After Chevron's secret pre-inspections, Chevron's technical experts miraculously would discover only "clean" soil and water samples during the official court inspections days later. Based on these samples, the company would "report" to the court that there were no detectable levels of contamination at a particular site despite the visible presence of oil waste.

When the obviously deceptive sampling practices came under attack by the plaintiffs, Chevron hired Professors Alvarez and Mackay to defend the company.

Their report submitted to the court concluded that there was "no foundation" for allegations that Chevron's sampling program "deliberately hides or minimizes the existing contamination."

The problem, though, is that the professors based their opinion on a doctored version of the "Judicial Inspections Playbook" that omitted the explicit instructions to lift only "clean" samples. The doctored version instead altered language in eight places to make it appear that the company was doing a valid environmental assessment at the well sites.

A document comparing the original "Playbook" with the eight changes in the doctored version given to Alvarez and Mackay can be seen here.

An illustration of how Chevron's fraudulent sampling scheme in Ecuador worked can be seen in this photo of Shushifindi 38, a Chevron well site closed in the 1980s that is still polluting soils and groundwater. During the trial, Chevron reported to the court that it found no "detectable contamination" at the site by lifting soil samples from a dense forest up-gradient from the obviously contaminated pit in the photo.

Pablo Fajardo, the lead lawyer for the rainforest communities, said the documents ordered released by the U.S. court "clearly prove Chevron engaged in a meticulous planning process to defraud the Ecuador court during the judicial inspections process, which was the central part of the entire trial."

Fajardo said: "Chevron's fraud is ongoing in that the report signed by Alvarez and his colleagues is part of the official trial record now being relied on by the appellate court. It's outrageous that Chevron does not withdraw this report."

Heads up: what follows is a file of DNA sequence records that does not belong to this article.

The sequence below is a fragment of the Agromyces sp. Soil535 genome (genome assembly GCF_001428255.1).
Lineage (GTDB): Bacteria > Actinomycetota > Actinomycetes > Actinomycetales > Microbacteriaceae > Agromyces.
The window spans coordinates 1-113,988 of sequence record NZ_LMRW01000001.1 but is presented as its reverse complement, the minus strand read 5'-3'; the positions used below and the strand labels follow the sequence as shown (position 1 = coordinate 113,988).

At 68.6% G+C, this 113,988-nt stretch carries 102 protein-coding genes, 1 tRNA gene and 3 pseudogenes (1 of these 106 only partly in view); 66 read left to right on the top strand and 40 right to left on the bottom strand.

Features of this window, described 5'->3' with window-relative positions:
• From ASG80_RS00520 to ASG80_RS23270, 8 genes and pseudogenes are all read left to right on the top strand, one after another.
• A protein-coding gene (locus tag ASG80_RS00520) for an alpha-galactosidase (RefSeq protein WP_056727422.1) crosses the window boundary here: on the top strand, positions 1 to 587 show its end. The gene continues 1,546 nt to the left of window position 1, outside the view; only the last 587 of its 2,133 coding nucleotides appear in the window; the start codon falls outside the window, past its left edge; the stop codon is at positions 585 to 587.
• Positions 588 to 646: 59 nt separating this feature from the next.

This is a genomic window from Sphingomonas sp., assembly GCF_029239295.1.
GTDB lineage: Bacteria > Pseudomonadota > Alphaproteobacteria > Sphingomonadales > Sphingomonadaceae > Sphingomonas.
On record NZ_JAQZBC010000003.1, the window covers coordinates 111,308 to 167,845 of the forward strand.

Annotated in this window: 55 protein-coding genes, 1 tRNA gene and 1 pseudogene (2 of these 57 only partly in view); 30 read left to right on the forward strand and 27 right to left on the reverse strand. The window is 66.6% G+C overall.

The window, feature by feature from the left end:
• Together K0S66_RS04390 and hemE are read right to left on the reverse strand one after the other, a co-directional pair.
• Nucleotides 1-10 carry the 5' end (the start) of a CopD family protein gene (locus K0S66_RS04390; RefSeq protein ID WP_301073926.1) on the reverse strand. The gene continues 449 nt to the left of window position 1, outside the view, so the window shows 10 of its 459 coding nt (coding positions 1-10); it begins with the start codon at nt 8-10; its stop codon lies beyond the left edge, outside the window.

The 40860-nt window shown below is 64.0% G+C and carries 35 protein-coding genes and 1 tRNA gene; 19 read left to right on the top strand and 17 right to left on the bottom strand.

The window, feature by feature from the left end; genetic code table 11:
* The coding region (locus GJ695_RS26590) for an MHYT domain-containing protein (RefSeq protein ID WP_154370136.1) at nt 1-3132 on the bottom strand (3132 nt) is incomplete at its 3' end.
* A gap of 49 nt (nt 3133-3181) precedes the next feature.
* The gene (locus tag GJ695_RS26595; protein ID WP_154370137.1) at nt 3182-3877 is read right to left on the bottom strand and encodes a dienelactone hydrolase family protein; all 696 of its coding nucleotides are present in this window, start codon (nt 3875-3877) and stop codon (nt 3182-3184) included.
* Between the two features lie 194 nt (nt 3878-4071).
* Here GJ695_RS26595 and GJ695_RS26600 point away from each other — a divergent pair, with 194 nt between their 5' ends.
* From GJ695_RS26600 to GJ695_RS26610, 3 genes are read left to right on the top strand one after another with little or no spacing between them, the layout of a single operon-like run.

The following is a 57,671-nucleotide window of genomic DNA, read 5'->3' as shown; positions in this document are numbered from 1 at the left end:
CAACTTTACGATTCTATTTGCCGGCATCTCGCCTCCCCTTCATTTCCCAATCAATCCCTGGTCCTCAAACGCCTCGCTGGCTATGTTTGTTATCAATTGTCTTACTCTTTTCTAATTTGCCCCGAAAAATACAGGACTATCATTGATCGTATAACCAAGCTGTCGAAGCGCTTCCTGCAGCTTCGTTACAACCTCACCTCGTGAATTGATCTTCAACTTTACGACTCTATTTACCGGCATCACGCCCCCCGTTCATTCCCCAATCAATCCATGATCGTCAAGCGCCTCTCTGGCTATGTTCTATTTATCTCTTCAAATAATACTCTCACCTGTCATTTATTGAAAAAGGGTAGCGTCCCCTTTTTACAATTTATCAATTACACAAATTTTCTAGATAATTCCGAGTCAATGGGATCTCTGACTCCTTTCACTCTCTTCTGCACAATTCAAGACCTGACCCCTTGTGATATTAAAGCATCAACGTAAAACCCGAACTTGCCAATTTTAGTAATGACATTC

Chevron's deceptive sampling plan is also consistent with previous statements made by an Ecuadorian contractor for the company, Diego Borja. Borja told a friend that while working for Chevron he would swap out contaminated soil samples collected during the judicial inspections with clean samples from other locations, which would be submitted to the court. Borja also said in a taped conversation that the laboratory Chevron used during the trial was not independent as the company claimed.

Chevron has long been accused of using fraudulent junk science in Ecuador. In the mid-1990s, it used a deceptive laboratory test (called the TCLP) that guaranteed it would only find a tiny fraction of actual toxins in the soil as part of a sham clean-up effort required by Ecuador's government.

In the meantime, Chevron's legal position in the historic litigation continues to weaken. Not only did the company lose the trial in Ecuador, it recently suffered a setback when a U.S. federal appellate court reversed a trial court decision that issued a worldwide injunction barring the Ecuadorians from trying to enforce their judgment. Further, the credibility of Chevron's technical experts is diminishing rapidly in light of the obvious fraud they were committing in Ecuador, said Hinton.

Chevron has stripped its assets from Ecuador in anticipation of an adverse judgment, forcing the plaintiffs to consider standard collection actions against Chevron in other countries should the trial judgment become enforceable.